2. Who lived in America before the Europeans arrived?
no one
American Indians

3. What do we call the first ten amendments to the Constitution?
the Bill of Rights
the inalienable rights
the Articles of Confederation
the Declaration of Independence

4. Under our Constitution, some powers belong to the states. What is one power of the states?
coin or print money
create an army
make treaties
provide schooling and education

5. What did Susan B. Anthony do?
fought for women’s rights
the first woman elected to the House of Representatives
made the first flag of the United States
founded the Red Cross

6. What happened at the Constitutional Convention?
The Virginia Declaration of Rights was written.
The Constitution was written.
The Declaration of Independence was written.
The Emancipation Proclamation was written.

7. What are two rights of everyone living in the United States?
freedom to petition the government and freedom to disobey traffic laws
freedom of speech and freedom of worship
freedom of worship and freedom to make treaties with other countries
freedom of speech and freedom to run for president

8. What ocean is on the East Coast of the United States?
Arctic Ocean
Indian Ocean
Pacific Ocean
Atlantic Ocean

9. Name one American Indian tribe in the United States.
Zawi Chemi

10. Name one branch or part of the government.
United Nations
state government

11. Who does a U.S. Senator represent?
the state legislatures
all people of the state
only the people in the state who voted for the Senator
all people of the state who belong to the Senator’s political party

12. Who vetoes bills?
the Speaker of the House
the Vice President
the President Pro Tempore
the President

13. What are the two major political parties in the United States?
Reform and Green
Democratic-Republican and Whigs
Democratic and Republican
American and Bull-Moose

14.What is freedom of religion?
You must choose a religion.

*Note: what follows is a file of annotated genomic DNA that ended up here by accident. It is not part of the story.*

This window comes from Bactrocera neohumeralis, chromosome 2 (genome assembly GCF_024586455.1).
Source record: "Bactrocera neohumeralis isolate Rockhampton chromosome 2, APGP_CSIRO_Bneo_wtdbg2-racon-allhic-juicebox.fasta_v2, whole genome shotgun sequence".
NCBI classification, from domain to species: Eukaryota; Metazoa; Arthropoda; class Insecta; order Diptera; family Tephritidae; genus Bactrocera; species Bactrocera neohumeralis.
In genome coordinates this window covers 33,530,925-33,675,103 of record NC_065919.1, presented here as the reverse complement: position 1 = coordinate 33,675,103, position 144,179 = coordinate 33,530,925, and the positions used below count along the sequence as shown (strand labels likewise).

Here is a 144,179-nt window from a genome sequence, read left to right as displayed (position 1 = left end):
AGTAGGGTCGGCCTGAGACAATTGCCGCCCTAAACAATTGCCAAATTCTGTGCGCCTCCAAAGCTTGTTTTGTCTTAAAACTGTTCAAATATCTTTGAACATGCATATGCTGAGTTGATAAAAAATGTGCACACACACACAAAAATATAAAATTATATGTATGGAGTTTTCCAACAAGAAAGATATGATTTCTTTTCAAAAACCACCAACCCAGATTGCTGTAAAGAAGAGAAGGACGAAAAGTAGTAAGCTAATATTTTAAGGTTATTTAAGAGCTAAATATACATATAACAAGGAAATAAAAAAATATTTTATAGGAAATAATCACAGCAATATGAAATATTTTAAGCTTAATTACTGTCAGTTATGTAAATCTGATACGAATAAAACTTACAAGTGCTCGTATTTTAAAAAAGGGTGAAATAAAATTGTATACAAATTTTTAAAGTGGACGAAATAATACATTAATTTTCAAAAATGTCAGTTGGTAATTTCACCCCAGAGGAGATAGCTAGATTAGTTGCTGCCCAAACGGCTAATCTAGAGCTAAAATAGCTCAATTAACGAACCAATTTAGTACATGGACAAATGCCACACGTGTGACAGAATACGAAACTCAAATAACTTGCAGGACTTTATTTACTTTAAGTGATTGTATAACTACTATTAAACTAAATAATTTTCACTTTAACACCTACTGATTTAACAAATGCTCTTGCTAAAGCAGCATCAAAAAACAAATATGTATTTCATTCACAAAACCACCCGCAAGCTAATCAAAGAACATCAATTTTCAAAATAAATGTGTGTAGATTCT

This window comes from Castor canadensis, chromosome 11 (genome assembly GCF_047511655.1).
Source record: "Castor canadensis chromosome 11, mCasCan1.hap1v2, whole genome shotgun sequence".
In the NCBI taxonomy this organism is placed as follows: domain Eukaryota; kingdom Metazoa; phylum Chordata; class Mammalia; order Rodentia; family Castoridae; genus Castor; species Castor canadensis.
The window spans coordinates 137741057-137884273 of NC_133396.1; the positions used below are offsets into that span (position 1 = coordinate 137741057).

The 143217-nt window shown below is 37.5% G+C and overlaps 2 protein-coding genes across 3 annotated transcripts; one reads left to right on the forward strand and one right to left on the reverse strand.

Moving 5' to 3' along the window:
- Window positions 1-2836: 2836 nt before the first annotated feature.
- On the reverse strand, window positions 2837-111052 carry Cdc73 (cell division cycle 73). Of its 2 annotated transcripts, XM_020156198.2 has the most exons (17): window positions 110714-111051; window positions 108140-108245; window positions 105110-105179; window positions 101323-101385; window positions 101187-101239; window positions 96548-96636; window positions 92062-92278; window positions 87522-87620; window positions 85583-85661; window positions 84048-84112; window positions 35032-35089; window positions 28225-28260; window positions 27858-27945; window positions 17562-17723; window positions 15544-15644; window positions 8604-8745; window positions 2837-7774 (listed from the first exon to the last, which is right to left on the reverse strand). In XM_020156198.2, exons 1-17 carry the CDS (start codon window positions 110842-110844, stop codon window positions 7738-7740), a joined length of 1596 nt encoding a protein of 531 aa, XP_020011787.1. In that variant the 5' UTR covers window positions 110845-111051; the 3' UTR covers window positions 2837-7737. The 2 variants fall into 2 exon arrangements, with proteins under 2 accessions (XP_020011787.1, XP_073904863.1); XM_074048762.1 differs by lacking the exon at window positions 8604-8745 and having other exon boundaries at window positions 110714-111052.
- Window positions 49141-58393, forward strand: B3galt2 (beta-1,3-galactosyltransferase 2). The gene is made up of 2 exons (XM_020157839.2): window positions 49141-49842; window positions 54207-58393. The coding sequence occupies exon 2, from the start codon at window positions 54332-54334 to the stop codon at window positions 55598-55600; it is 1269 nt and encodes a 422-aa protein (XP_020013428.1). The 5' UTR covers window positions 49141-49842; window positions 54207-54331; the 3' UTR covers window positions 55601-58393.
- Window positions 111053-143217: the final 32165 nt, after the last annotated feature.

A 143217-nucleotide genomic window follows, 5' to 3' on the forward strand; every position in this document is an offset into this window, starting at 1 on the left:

No one can practice a religion.
You can practice any religion, or not practice a religion.
You can’t choose the time you practice your religion.

15. The Federalist Papers supported the passage of the U.S. Constitution. Name one of the writers.
George Washington
James Madison
Thomas Jefferson
John Adams

16. What are two Cabinet-level positions?
Secretary of the Interior and Secretary of History
Secretary of Health and Human Services and Secretary of the Navy
Secretary of Weather and Secretary of Energy
Secretary of Homeland Security and Secretary of the Treasury

17. Name the U.S. war between the North and the South.
the Revolutionary War
the War of 1812
World War I
the Civil War

18. How old do citizens have to be to vote for President?
thirty-five (35) and older
twenty-one (21) and older
sixteen (16) and older
eighteen (18) and older

19. If the President can no longer serve, who becomes President?
the President Pro Tempore
the Secretary of State
the Speaker of the House
the Vice President

20. What is the capital of the United States?
Philadelphia, PA
Washington, D.C.
New York, NY
Boston, MA

21. Name one state that borders Mexico.

22. Who is in charge of the executive branch?
the Prime Minister
the Speaker of the House
the Chief Justice
the President

23. What is the name of the national anthem?
God Bless the U.S.A.
My Country Tis of Thee
America the Beautiful
The Star-Spangled Banner

24. Who was President during the Great Depression and World War II?
Herbert Hoover
Franklin Roosevelt
Harry Truman
Calvin Coolidge

25. Under our Constitution, some powers belong to the federal government. What is one power of the federal government?
to make treaties
to issue driver’s licenses
to provide schooling
to provide police departments


Take a practice multiple choice test at the U.S. Citizenship & Immig. Services website (NOTE: The actual civics test is NOT a multiple choice test. During the naturalization interview, a USCIS officer asks up to 10 questions from the list of 100 questions in English. Applicant must answer 6 of the 10 questions correctly to pass the civics test.)

For the “100 Civics Questions and Answers with audio:

From the Joe Foss’ Civics Education Initiative website: “Here Are 12 Facts Every High School Kid In US May Need To Know

Read a 2011 editorial “Who Cares About American History?”